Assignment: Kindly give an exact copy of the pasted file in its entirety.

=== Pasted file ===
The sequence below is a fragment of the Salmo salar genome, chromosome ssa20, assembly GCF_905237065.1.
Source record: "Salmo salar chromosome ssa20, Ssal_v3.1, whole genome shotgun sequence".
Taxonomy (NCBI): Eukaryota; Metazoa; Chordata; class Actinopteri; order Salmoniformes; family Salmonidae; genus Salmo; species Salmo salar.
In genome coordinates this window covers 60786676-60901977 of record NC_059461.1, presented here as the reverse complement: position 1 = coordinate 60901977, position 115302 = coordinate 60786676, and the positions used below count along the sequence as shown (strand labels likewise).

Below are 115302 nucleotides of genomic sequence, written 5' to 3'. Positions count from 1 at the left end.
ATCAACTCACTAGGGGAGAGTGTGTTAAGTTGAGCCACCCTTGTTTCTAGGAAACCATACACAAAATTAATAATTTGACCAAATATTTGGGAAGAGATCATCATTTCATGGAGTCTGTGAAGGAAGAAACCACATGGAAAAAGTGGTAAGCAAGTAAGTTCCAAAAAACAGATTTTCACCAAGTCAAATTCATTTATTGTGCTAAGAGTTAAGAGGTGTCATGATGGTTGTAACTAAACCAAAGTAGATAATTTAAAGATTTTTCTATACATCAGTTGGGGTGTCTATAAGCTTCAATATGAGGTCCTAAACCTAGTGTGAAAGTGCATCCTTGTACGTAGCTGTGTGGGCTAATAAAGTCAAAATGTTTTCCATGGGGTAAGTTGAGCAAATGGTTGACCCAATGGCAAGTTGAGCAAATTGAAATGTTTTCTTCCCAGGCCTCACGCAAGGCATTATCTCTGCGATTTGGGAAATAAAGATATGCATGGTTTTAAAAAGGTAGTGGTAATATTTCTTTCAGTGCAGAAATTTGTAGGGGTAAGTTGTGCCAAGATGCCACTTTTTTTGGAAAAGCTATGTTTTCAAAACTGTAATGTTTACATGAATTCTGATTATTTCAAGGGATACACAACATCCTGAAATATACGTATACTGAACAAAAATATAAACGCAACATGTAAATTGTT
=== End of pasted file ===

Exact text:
The sequence below is a fragment of the Salmo salar genome, chromosome ssa20, assembly GCF_905237065.1.
Source record: "Salmo salar chromosome ssa20, Ssal_v3.1, whole genome shotgun sequence".
Taxonomy (NCBI): Eukaryota; Metazoa; Chordata; class Actinopteri; order Salmoniformes; family Salmonidae; genus Salmo; species Salmo salar.
In genome coordinates this window covers 60786676-60901977 of record NC_059461.1, presented here as the reverse complement: position 1 = coordinate 60901977, position 115302 = coordinate 60786676, and the positions used below count along the sequence as shown (strand labels likewise).

Below are 115302 nucleotides of genomic sequence, written 5' to 3'. Positions count from 1 at the left end.
ATCAACTCACTAGGGGAGAGTGTGTTAAGTTGAGCCACCCTTGTTTCTAGGAAACCATACACAAAATTAATAATTTGACCAAATATTTGGGAAGAGATCATCATTTCATGGAGTCTGTGAAGGAAGAAACCACATGGAAAAAGTGGTAAGCAAGTAAGTTCCAAAAAACAGATTTTCACCAAGTCAAATTCATTTATTGTGCTAAGAGTTAAGAGGTGTCATGATGGTTGTAACTAAACCAAAGTAGATAATTTAAAGATTTTTCTATACATCAGTTGGGGTGTCTATAAGCTTCAATATGAGGTCCTAAACCTAGTGTGAAAGTGCATCCTTGTACGTAGCTGTGTGGGCTAATAAAGTCAAAATGTTTTCCATGGGGTAAGTTGAGCAAATGGTTGACCCAATGGCAAGTTGAGCAAATTGAAATGTTTTCTTCCCAGGCCTCACGCAAGGCATTATCTCTGCGATTTGGGAAATAAAGATATGCATGGTTTTAAAAAGGTAGTGGTAATATTTCTTTCAGTGCAGAAATTTGTAGGGGTAAGTTGTGCCAAGATGCCACTTTTTTTGGAAAAGCTATGTTTTCAAAACTGTAATGTTTACATGAATTCTGATTATTTCAAGGGATACACAACATCCTGAAATATACGTATACTGAACAAAAATATAAACGCAACATGTAAATTGTT